Journal of Abnormal Child Psychology

, Volume 46, Issue 4, pp 871–880 | Cite as

Young Children’s Physiological Reactivity during Memory Recall: Associations with Posttraumatic Stress and Parent Physiological Synchrony

  • Sarah A. O. Gray
  • Rebecca S. Lipschutz
  • Mike S. Scheeringa
Article

Abstract

Autonomic reactivity is implicated in stress response and social engagement – both key components of posttraumatic stress disorder (PTSD) – but few studies have examined autonomic reactivity in pediatric samples, and no known studies have examined physiological synchrony among children with PTSD and caregivers. In a sample of 247 young children (94 girls, 153 boys), most (85%) of whom had exposure to trauma and 40% who met criteria for PTSD, we examined children’s patterns of respiratory sinus arrhythmia (RSA) at baseline and in response to a memory recall task, as well as correspondence between parents’ and children’s RSA. Children with PTSD demonstrated significantly higher reactivity than other groups during their recollection of a traumatic memory, but not during other memory tasks. Regarding synchrony, caregivers’ and children’s RSA were more significantly and positively correlated during the trauma recall task among children who had had exposure to a potentially traumatic event but did not meet PTSD criteria, suggesting physiological synchrony may be protective in contexts of trauma. Overall, findings demonstrate physiological reactivity differences among young children with PTSD. While more work is needed to understand the meaning of parent-child physiological synchrony, these data suggest that children’s psychopathology is associated with physiological synchrony processes among young children with exposure to trauma.

Keywords

Trauma Posttraumatic stress disorder Parent-child relationship Respiratory sinus arrhythmia Emotion regulation Vagal tone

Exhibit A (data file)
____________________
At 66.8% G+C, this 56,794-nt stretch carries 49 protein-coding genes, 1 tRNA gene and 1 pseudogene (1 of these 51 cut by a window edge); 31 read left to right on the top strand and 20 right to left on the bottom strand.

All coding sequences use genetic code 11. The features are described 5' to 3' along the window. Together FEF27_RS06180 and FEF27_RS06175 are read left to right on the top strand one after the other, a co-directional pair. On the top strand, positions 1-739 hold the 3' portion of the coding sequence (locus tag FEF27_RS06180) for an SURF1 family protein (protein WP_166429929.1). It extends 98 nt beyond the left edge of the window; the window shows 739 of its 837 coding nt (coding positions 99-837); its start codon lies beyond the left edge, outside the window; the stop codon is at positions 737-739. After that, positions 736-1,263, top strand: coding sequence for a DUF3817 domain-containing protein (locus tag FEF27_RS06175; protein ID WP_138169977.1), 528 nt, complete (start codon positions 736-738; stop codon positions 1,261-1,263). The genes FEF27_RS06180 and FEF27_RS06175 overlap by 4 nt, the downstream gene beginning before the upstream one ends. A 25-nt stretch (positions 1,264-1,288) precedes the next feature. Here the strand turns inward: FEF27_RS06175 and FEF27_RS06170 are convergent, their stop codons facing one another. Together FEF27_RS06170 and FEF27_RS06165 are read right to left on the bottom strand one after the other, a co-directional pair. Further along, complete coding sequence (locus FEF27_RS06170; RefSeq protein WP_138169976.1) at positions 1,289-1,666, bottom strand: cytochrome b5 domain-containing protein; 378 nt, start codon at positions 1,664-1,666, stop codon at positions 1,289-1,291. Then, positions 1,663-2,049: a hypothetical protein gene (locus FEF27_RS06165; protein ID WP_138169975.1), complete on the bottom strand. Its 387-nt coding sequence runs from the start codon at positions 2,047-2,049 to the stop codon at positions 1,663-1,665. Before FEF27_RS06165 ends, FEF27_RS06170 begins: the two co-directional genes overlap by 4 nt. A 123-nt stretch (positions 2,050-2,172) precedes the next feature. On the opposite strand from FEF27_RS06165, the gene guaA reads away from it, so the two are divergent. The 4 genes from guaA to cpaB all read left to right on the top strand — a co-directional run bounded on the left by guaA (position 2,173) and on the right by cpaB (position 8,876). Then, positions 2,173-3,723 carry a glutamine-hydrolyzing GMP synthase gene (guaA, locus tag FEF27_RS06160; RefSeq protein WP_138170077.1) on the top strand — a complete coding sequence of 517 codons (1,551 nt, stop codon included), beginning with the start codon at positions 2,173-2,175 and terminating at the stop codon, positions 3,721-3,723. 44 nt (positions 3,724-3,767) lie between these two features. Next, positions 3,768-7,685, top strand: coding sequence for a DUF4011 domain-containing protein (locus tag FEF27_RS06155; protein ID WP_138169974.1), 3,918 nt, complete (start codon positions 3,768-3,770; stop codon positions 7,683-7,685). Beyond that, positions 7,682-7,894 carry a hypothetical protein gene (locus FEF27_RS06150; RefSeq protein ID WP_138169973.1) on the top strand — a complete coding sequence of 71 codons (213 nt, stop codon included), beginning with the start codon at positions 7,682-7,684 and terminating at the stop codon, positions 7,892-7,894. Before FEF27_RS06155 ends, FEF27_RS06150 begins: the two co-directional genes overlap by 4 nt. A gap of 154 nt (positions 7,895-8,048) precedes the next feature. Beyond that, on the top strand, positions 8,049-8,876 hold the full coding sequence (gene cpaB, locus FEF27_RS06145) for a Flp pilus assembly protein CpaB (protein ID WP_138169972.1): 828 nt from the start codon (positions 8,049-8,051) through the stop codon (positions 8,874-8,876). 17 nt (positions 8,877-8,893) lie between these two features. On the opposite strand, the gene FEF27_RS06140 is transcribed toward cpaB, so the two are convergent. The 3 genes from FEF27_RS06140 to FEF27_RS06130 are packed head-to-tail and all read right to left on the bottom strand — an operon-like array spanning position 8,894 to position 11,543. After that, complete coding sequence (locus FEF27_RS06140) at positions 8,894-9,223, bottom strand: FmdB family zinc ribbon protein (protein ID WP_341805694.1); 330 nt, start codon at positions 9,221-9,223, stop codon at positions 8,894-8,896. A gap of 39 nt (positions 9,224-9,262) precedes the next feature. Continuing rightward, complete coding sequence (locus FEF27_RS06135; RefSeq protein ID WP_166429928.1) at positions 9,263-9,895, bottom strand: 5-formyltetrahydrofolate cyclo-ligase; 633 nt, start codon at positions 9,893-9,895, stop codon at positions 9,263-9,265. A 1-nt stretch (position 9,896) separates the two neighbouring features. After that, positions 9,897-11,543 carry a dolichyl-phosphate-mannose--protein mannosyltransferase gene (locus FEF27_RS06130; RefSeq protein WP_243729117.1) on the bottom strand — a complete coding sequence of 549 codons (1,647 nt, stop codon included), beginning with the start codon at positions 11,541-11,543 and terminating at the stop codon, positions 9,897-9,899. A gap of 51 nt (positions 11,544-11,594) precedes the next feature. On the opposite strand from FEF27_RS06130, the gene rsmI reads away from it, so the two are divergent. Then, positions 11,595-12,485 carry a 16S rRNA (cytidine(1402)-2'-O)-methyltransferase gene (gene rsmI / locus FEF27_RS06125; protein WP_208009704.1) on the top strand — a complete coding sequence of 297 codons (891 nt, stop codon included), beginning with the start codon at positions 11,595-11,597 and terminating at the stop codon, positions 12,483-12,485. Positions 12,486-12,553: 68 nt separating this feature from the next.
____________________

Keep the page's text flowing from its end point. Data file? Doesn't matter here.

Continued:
Notes

Compliance with Ethical Standards

Funding

This study was funded by grant R01 MH65884–01 from the National Institute of Mental Health (NIMH), awarded to Dr. Scheeringa, and work on this manuscript was supported by the National Institute of Child Health and Human Development Grants L30HD085275 (SAOG) & K12HD043451 (SAOG; Krousel-Wood, principal investigator / project director). The content is solely the responsibility of the authors and does not necessarily represent the official views of the National Institutes of Health.

Conflict of Interest

The authors have no conflicts of interest to report.

Ethical Approval

All procedures performed in studies involving human participants were in accordance with the ethical standards of the institutional and/or national research committee and with the 1964 Helsinki declaration and its later amendments or comparable ethical standards.

Informed Consent

Informed consent was obtained from all individual participants included in the study.

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Copyright information

© Springer Science+Business Media, LLC 2017

Authors and Affiliations

  • Sarah A. O. Gray
    • 1
  • Rebecca S. Lipschutz
    • 1
  • Mike S. Scheeringa
    • 2
  1. 1.Department of PsychologyTulane School of Science & EngineeringNew OrleansUSA
  2. 2.Psychiatry and Behavioral SciencesTulane University School of MedicineNew OrleansUSA

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